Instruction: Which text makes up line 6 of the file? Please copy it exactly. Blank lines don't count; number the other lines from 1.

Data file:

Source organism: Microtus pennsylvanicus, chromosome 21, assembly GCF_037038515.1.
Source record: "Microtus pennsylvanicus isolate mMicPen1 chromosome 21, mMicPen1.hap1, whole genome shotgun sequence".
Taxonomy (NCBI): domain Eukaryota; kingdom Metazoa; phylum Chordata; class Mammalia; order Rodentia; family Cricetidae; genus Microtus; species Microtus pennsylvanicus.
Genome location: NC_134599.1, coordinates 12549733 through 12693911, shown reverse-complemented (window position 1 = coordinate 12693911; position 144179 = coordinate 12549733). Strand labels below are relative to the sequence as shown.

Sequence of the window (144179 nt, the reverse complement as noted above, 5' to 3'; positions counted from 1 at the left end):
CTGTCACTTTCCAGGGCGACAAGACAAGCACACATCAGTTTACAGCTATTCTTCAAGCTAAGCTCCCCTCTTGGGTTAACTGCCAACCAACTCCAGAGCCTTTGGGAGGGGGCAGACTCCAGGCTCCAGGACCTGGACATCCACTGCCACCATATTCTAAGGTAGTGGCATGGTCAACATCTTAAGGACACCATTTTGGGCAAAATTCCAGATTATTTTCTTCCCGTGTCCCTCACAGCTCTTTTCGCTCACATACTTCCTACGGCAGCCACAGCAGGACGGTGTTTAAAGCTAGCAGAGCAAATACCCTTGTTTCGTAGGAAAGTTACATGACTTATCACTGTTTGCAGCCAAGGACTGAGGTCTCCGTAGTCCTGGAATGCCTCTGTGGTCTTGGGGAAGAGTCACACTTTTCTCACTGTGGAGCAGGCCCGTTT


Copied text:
CTGTCACTTTCCAGGGCGACAAGACAAGCACACATCAGTTTACAGCTATTCTTCAAGCTAAGCTCCCCTCTTGGGTTAACTGCCAACCAACTCCAGAGCCTTTGGGAGGGGGCAGACTCCAGGCTCCAGGACCTGGACATCCACTGCCACCATATTCTAAGGTAGTGGCATGGTCAACATCTTAAGGACACCATTTTGGGCAAAATTCCAGATTATTTTCTTCCCGTGTCCCTCACAGCTCTTTTCGCTCACATACTTCCTACGGCAGCCACAGCAGGACGGTGTTTAAAGCTAGCAGAGCAAATACCCTTGTTTCGTAGGAAAGTTACATGACTTATCACTGTTTGCAGCCAAGGACTGAGGTCTCCGTAGTCCTGGAATGCCTCTGTGGTCTTGGGGAAGAGTCACACTTTTCTCACTGTGGAGCAGGCCCGTTT